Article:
Home Web information The spell check function of web browsers may transmit your password to Google and Microsoft / Digital Information World

The spell check function of web browsers may transmit your password to Google and Microsoft / Digital Information World


Many of us click the “show password” option more often to check spelling and accuracy. The server also sometimes warns us when the password does not match. The recent study conducted by Josh Summit produced menacing results regarding this spell checking feature.

This feature passes form data to Google and Microsoft, leaving its operators vulnerable to the situation. It can also often transfer personally identifiable information (PII). The well-meaning element of these web browsers can affect many parties.

As this leaves its users dubious about the functionality, many of us enabled the feature to save time by simply copying and pasting the password and checking the spelling. This raises concerns about what happens if our data is passed on and how to protect it, especially in relation to the password field.

Both Chrome and Edge ships contain the spell check feature in the settings. Both apps have facilitated these features, but they can only work manually. Users have enabled the feature to save time. Yet, this leads to harmful means of data transmission.

Once the feature is activated, it automatically transfers data to Google and Microsoft. Josh Summit, co-founder and CTO of JavaScript, detected this flaw while running some tests. The research revealed that 73% of these sites and groups pass the data to a third party if you click on the Show password function.

He further explained that once the feature is enabled, it could transfer PII information along with Social Security Numbers (SSN), name, address, date of birth, bank, and payment hardware.

However, the form data takes place securely over HTTPS. Google is also trying to ensure the well-being of its community by eliminating the spell check feature. For now, we can disable this enhanced spell checking feature by going to settings and turning it off.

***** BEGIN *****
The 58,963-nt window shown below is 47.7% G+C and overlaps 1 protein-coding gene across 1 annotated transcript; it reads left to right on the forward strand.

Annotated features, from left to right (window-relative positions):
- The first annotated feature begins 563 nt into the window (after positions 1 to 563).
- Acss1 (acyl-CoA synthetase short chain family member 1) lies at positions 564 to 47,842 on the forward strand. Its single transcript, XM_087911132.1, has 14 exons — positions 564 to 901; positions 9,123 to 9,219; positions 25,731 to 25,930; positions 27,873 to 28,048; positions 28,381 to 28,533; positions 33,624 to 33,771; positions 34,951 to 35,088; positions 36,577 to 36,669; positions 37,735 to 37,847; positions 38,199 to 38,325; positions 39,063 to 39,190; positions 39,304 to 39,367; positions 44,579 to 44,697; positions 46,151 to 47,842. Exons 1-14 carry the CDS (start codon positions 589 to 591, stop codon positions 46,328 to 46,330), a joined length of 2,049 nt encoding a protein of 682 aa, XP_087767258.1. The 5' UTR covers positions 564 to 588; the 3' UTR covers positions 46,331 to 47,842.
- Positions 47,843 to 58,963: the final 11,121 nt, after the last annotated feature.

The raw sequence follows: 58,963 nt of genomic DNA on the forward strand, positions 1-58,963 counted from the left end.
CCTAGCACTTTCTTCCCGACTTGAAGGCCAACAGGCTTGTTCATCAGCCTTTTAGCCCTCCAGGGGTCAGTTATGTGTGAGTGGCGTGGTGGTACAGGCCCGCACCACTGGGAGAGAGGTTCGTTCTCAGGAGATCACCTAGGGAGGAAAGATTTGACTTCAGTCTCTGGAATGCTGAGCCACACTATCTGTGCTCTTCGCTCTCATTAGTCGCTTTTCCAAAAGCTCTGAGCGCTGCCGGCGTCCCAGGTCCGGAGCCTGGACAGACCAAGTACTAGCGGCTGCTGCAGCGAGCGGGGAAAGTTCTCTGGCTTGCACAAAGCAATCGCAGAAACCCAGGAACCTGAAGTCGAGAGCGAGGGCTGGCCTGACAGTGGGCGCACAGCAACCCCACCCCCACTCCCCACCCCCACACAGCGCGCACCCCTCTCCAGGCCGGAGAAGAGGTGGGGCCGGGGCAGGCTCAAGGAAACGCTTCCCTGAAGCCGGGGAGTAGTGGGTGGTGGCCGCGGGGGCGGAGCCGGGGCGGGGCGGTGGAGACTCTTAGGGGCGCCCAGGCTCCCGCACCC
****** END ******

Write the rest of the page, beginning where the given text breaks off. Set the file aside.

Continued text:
Also, Google’s spellcheck feature explicitly indicates that text you type in the browser is sent to Google. However, it is specified that google does not transfer the data to third parties, but processes it temporarily on the server.

Additionally, Google is proactively working to remove the spell check password to keep operators safe. AWS and LastPass are said to have mitigated the problem by simply requiring their users to set the HTML attribute spellcheck=false.

This feature prevented the spell checker from detecting the web browser‘s default connection. Most companies can also stop spell jacking by simply removing the ability to display passwords.

Although spell jacking may be possible even after removing the feature, it could prevent passwords from being sent. The Otto-js team reached out to Microsoft 365, Alibaba Cloud, Google Cloud, AWS, and LastPass to look into the matter and protect their customers’ privacy.

Source: https://www.bleepingcomputer.com/news/security/google-microsoft-can-get-your-passwords-via-web-browsers-spellcheck/